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If we can import fake bums, we can make them as well

Traffic jam at the Kenya-Uganda border as truck drivers undergo Covid-19 tests. Ugandans spent Shs 63bn on imports of edible vegetables, especially from Kenya

Traffic jam at the Kenya-Uganda border as truck drivers undergo Covid-19 tests. Ugandans spent Shs 63bn on imports of edible vegetables, especially from Kenya

If you walked around the community where you lived many years ago, you would notice some boys with charcoal marks on their faces in the form of a beard.

Those who came from affluent families may know Kanta, a household hair dye brand at the time. Most of the Kanta used by these boys was leftover after the ageing parents had dyed their hair. Growing a beard is considered a passage to adulthood by many boys.

Those who delay or don’t even develop them are usually bullied and ridiculed. They also miss out on dating the most beautiful damsels at college or even university. Most such people who are confident enough are not usually bothered by such since it doesn’t take long before those with beards realize there is a cost associated with grooming and the uncomfortableness that comes with a growing beard.

I always thought that the desire to have a beard was part of growing up for boys which is relegated to the trashcan as soon as there are much more important issues to deal with such as the rigours of academic studies and the desire to look for money to pay the bill.

But it seems one of the bills Ugandans work hard to pay for involves facial hair. Of course, grooming isn’t a new thing. Men always visited the salon although they spent less time when compared to members of the fairer sex. Some, like MP Peter Sematimba, spend a considerable amount of their time in front of the mirror to ensure that there is no hair out of place to the extent of moving around with toilet bags or makeup kits.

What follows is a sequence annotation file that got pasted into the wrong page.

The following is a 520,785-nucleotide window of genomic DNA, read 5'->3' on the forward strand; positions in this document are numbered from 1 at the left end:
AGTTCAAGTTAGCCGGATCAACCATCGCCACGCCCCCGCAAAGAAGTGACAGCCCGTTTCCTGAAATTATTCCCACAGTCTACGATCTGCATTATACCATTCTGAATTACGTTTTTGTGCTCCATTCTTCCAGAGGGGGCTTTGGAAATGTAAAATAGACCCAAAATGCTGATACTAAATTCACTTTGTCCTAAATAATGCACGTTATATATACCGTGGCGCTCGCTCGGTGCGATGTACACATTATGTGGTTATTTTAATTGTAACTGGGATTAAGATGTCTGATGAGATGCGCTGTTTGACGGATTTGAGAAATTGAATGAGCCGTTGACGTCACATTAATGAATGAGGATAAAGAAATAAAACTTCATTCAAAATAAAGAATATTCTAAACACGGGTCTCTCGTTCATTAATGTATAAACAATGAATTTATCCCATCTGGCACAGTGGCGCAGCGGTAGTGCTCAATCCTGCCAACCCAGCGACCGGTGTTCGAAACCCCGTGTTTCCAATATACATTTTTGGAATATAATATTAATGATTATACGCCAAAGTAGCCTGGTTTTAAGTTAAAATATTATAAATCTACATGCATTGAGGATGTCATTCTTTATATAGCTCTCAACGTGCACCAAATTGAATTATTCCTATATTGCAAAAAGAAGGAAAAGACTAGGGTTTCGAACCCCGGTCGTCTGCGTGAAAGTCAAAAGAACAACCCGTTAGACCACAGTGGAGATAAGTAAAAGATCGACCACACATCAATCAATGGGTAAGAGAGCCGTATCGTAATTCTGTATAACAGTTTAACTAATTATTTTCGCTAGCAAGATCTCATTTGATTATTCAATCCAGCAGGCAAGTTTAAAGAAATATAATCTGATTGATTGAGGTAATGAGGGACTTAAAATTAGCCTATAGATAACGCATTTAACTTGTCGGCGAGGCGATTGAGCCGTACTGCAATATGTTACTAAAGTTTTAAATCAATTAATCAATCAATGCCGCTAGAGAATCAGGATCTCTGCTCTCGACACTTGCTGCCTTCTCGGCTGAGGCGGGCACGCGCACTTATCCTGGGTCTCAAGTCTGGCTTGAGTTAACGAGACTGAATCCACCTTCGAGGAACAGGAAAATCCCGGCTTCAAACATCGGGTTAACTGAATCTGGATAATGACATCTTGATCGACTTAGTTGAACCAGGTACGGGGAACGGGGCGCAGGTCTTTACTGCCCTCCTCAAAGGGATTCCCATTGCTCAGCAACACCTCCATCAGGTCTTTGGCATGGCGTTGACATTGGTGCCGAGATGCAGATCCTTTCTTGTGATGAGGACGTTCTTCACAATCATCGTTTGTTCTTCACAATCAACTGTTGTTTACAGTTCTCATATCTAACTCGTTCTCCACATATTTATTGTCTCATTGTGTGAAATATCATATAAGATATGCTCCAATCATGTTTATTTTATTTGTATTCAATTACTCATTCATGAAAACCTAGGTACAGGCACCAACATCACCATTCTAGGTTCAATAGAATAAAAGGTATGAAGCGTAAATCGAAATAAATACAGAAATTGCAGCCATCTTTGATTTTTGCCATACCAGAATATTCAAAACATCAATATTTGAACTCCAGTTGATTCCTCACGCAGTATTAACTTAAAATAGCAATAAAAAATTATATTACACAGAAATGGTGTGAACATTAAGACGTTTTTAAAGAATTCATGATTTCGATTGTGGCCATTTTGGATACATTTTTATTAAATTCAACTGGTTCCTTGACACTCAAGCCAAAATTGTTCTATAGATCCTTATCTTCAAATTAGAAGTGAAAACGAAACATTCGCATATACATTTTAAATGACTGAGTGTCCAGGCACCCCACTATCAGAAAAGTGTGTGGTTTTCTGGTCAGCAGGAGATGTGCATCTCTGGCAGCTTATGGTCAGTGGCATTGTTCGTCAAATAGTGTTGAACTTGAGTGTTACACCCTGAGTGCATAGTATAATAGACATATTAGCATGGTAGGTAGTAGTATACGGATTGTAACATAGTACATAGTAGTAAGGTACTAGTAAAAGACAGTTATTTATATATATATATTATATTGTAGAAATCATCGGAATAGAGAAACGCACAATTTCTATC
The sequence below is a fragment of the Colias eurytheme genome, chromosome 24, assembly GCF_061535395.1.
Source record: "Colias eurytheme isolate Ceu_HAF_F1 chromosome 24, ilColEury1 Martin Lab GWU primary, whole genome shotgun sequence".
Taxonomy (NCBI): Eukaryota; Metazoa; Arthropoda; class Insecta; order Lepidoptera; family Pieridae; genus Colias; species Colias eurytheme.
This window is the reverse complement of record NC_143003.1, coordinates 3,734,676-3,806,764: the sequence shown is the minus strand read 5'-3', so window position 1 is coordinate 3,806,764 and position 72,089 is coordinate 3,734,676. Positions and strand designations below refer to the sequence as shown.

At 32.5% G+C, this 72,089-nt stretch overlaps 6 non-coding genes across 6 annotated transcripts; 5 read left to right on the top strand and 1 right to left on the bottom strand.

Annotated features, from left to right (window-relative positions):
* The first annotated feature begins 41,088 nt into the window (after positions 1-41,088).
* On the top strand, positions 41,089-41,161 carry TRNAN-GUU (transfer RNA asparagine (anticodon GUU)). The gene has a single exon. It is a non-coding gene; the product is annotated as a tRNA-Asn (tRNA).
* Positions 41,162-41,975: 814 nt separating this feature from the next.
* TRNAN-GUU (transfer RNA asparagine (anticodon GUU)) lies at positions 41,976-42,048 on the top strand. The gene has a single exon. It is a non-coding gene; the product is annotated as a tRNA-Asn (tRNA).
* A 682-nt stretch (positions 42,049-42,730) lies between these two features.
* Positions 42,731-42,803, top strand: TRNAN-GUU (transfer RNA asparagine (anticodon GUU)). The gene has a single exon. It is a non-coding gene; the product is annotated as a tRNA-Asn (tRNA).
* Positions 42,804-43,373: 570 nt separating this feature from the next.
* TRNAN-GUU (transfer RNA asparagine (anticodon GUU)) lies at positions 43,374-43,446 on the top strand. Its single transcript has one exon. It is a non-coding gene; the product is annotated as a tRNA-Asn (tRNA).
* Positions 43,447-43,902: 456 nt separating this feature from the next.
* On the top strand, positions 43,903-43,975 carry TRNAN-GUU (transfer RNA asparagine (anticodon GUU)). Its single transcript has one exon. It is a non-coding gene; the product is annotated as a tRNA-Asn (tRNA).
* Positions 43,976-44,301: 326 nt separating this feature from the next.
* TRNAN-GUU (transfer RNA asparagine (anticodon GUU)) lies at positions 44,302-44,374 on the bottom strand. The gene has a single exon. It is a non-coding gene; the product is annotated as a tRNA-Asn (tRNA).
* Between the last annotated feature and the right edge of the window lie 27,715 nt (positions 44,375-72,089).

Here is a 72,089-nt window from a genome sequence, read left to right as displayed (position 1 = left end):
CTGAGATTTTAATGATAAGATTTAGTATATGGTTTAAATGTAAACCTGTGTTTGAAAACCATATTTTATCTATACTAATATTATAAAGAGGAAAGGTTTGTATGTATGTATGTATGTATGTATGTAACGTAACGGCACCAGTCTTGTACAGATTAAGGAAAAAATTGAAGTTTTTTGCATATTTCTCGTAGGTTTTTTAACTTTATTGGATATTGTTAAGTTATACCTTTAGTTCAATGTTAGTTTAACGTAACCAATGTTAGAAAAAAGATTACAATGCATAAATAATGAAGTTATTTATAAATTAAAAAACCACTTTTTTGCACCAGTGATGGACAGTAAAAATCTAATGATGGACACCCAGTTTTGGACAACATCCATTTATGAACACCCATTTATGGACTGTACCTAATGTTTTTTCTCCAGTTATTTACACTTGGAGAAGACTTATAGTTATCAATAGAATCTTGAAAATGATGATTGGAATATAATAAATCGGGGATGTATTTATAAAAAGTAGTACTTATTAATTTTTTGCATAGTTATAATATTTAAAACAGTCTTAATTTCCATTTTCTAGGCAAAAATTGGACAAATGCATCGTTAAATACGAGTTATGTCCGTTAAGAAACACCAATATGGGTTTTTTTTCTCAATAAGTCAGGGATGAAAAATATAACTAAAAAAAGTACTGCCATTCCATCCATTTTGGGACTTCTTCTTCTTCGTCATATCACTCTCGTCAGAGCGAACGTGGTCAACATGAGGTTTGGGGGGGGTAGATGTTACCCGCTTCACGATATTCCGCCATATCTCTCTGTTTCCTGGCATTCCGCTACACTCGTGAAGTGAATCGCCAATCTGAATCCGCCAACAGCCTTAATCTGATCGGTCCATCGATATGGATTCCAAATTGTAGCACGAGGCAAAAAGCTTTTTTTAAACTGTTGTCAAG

Even though such men always existed, I thought they did not make a significant number until I recently read a story in Daily Monitor. The story said that “jewelry and ornaments cost Uganda close to $1.3 billion” in imports. That shocked me a bit because Shs 4.9 trillion importing jewelry and ornaments is a lot of money.

The more I read, the more shocked I got. “The biggest percentage of this – at least $2.4m (Shs 9.1bn) - the report notes, was spent on wigs, false beards, eyebrows, eyelashes and human hair products,” the story revealed.

Who in their world goes around buying a false beard? A man bargaining for a false beard and then sitting and having it fixed on their face is something I thought only happens in the movies but we don’t have a very big filming industry. Who do men who buy fake beards want to impress? I have never understood the fake bum thing for women by the way and before I come round to it, men are on false beards!

As I was still wondering about fake beards, after a few days, the same newspaper carried another shocking story.

“Vegetables and certain roots and tubers last year cost Uganda close to $18m (Shs 63bn) in imports, according to details from a ministry of Finance report,” the article said.

Since I am working mainly from home, I moved to the kitchen and made some more coffee. This is now interesting.

“The country imported edible vegetables which are also locally produced such as potatoes, fresh chillie, tomatoes, fresh or chilled, onions, shallots, garlic, leeks and cabbages,” the story said. Jesus Christ, I exclaimed.

And it all started making sense. The majority of Covid-19 cases in Uganda are now truck drivers bringing goods into the country. Can you imagine some of the stuff these drivers are bringing in besides the coronavirus are false beards, fake bums, artificial eyelashes and now tomatoes and cabbages? When did we become such vegetables who can’t even grow our own cabbages?

If we continue spending a significant amount of money importing all sorts of things when we can make or grow them, our country will never develop. We can kiss the middle- income status goodbye and resign ourselves to being a banana republic for eternity. But that would be unfair to future generations.

We have borrowed as much money as we can to fight Covid-19 even when our numbers are not so bad and most of the people who contracted it have recovered. We now need to borrow or invest significantly to enable businesses to make or grow the stuff we import here. We can finance Kiira Motors to make vehicles here, enable farmers to grow the food we need, and even make false beards and fake bums.

djjuuko@gmail.com

The writer is a communication and visibility consultant.

Comments   

+1 #1 Akao 2020-05-22 03:40
Thank you for writing about this, if only chief borrower can listen. I can,t get over those spending stories in the monitor.

I was utterly shoked to read that Uganda is importing fish and tomatoes from China. Any country that care about the health of its people should not be importing food from China
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